The following is a guest post by David Morris, Principal Lawyer of the Environmental Defenders Office (NT).
The Northern Territory already carries a 1 billion dollar burden for legacy mines. These are mine sites where the company has walked away and left ongoing environmental degradation for the taxpayer to repair. We’d like to think that this is a thing of the past, but recent events show that this not the case. The recent demise of Western Desert Resources (WDR) is a good example. WDR illegally cleared 175km of native vegetation, the company went into administration and, with no likely buyers of the mine, the taxpayer is left to manage the erosion issues and to remove illegal waterway crossings. The fine for the director of the company? $7500! (See ABC article when the decision was handed down in April).
The maximum penalty for the offence of illegally clearing native vegetation is $30,600 for an individual (still woefully inadequate when you consider that the same offence in Victoria can attract a maximum penalty of $182,000). Questions remain about why the penalty given was so low. By comparison, in 2011, a developer in Victoria was fined $40,000 for the illegal removal of 40 trees. It appears that the decision for such a low penalty was made in ignorance of the ongoing cost of managing this area for taxpayers, the loss of credibility for the mining industry and the precedent this establishes.
The principle of general deterrence is of central importance when sentencing environmental offenders. That is, sentences should be sufficient to clearly state to the rest of the community that this type of conduct will not be tolerated. In essence it’s about saying we’re not going to allow you to get off with a slap on the wrist when you prioritise your profit over the long term health and prosperity of the environment.
In the NSW case of Stephen Garret v Dennis Charles Williams, Chief Justice Preston of the Land and Environment Court stated:
“Courts have repeatedly stated that the sentence of the court needs to be of such magnitude as to change the economic calculus of persons in relation to compliance with environmental laws. It should not be cheaper to offend than to prevent the commission of the offence. Environmental crime will remain profitable until the financial cost to offenders outweighs the likely gains. The amount of the fine should be substantial enough so as not to appear as a mere licence fee for illegal activities.”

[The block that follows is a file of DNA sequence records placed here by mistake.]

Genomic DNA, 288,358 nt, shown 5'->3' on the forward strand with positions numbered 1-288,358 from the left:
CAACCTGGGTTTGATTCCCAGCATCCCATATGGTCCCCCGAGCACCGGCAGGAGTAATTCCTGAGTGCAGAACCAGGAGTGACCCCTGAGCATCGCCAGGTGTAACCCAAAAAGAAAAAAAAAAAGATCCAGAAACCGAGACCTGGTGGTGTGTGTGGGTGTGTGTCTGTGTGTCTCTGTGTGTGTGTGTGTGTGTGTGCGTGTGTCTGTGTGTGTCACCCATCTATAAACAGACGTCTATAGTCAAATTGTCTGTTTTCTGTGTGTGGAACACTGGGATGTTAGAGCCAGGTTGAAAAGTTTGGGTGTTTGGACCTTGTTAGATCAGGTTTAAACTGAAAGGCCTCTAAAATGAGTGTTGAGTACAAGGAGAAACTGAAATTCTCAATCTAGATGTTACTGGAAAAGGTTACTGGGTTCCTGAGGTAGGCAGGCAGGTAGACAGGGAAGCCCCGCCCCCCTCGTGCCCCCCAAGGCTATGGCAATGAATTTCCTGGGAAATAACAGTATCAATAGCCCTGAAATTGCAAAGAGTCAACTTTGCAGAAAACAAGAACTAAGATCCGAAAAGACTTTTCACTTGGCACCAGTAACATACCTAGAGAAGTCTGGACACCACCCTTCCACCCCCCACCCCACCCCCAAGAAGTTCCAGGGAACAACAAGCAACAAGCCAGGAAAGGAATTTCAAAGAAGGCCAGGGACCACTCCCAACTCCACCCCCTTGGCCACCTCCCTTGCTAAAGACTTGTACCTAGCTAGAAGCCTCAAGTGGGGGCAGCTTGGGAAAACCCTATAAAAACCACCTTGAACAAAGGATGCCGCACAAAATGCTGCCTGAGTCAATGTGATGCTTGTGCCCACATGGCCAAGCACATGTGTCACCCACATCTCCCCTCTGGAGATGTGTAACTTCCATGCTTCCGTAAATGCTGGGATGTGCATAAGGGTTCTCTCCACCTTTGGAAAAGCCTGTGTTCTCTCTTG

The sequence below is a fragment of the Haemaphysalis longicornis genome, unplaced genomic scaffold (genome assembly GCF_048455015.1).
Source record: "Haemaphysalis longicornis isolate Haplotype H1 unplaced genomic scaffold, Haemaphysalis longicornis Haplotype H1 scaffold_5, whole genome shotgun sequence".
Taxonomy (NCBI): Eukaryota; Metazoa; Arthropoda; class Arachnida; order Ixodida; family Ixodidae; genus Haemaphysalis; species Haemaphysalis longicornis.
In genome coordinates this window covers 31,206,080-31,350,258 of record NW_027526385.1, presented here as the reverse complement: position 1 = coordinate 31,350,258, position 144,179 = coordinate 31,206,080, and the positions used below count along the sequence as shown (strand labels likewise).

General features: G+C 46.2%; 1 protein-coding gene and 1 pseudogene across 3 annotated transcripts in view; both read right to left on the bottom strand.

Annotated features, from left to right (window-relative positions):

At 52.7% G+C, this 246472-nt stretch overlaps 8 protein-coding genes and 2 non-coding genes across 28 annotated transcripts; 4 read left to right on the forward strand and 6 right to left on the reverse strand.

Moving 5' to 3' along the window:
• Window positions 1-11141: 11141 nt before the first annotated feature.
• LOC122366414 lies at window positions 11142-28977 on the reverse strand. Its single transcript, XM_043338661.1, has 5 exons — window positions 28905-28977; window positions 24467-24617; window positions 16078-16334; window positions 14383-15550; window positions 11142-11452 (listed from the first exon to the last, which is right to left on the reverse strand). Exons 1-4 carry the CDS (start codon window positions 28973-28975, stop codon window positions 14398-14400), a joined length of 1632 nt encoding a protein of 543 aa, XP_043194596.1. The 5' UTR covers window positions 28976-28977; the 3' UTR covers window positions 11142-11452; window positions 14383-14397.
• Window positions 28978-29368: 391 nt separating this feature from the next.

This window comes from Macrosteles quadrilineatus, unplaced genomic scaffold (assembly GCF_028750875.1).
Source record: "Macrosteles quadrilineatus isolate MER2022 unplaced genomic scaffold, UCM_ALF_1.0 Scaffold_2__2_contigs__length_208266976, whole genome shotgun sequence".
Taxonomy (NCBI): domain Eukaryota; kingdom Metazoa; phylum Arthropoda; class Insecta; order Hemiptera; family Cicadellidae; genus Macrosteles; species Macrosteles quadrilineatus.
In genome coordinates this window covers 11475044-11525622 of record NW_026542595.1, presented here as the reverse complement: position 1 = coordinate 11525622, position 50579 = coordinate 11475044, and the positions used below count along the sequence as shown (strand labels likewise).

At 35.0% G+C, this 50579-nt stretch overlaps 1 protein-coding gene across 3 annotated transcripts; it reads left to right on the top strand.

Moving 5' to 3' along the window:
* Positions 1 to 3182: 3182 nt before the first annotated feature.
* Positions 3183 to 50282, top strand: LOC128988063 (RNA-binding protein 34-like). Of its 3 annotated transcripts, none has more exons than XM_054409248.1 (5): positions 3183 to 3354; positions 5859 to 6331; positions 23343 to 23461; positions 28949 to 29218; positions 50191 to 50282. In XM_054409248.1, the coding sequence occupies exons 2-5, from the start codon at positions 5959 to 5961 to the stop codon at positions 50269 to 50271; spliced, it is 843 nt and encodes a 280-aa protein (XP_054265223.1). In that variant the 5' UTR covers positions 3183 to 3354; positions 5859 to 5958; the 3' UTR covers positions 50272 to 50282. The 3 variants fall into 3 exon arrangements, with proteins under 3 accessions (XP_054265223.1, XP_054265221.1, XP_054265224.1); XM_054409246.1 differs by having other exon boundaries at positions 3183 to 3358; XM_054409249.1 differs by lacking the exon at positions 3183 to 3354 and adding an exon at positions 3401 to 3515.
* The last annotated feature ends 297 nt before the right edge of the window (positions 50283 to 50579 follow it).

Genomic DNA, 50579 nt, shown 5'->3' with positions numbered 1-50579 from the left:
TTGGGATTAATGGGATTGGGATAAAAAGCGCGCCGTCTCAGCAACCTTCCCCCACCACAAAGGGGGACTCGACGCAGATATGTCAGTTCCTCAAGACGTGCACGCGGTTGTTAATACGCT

As mentioned earlier, the court fined the director of WDR $7,500. In 2013, that same director was paid $429,167 (excluding super) to manage the company. It is difficult to see how the penalty of $7,500 in this case would operate as a general deterrence to others at all. I would argue that the penalty is in reality, meaningless. We’d like to see the NTG ask for the penalty to be reviewed. We’d also like to hear the Minerals Council’s position.
Furthermore, we’d like to see clear guidelines for determining penalties of this type of activity. Determination of the penalty needs to consider the extent of area cleared, the type of area cleared (not all vegetation types are considered the same), an assessment of the economic burden by taxpayers to repair the damage, an assessment of the implications to other parties, and a consideration of reputational loss to the industry.
The issues of industry accountability and the use of legislation to deter activities that might cause environmental harm have arisen during the NTG review of petroleum legislation for fracking. The argument is that if new and improved legislation is introduced to regulate the gas industry, then the potential for environmental damage arising as a consequence will be diminished. If we can learn anything from the recent case against the director of WDR, it is that there are still cowboy operators in the Territory and that penalties must be increased dramatically to deter illegal activity.